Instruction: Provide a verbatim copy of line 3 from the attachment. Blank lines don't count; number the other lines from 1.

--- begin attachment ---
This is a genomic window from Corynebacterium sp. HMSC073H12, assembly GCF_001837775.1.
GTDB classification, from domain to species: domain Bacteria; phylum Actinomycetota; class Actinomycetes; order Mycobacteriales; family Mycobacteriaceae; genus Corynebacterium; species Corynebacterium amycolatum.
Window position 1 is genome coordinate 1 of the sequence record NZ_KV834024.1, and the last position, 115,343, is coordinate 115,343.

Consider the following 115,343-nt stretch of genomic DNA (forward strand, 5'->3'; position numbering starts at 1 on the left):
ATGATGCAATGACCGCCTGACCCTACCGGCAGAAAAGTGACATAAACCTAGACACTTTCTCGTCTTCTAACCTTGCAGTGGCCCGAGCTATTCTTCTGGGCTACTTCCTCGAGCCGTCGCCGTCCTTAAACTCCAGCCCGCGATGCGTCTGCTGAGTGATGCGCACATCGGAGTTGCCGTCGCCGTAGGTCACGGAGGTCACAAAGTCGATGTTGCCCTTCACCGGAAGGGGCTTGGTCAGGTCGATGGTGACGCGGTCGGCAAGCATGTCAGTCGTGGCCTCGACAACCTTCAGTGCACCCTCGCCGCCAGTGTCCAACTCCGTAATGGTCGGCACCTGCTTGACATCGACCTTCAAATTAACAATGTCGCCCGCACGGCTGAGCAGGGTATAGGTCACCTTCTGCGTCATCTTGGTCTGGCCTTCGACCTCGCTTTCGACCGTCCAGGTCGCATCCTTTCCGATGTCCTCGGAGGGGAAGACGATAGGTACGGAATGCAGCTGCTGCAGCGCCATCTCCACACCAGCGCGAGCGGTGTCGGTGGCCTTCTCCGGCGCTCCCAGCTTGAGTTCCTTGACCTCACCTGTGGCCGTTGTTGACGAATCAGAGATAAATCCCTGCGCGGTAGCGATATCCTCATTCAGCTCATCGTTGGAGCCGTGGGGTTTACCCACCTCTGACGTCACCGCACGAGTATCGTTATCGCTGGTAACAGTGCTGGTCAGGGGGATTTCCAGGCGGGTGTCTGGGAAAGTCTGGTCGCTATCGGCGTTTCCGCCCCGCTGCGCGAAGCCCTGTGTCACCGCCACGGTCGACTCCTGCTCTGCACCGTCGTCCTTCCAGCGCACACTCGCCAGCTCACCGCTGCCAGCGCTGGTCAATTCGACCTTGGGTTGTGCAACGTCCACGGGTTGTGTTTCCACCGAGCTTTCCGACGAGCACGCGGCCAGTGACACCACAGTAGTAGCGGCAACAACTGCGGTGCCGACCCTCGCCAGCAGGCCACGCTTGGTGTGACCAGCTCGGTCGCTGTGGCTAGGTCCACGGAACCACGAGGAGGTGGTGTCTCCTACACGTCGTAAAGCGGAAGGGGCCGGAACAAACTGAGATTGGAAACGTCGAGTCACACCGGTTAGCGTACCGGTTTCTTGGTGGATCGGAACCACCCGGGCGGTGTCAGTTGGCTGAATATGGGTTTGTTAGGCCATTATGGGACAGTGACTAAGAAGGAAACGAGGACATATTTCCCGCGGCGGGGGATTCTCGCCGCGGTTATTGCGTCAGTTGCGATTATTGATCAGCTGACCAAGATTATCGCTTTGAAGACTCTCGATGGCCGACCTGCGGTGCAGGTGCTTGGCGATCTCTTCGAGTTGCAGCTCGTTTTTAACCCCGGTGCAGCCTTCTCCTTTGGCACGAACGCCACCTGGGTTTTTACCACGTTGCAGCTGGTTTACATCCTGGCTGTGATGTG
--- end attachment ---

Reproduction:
Window position 1 is genome coordinate 1 of the sequence record NZ_KV834024.1, and the last position, 115,343, is coordinate 115,343.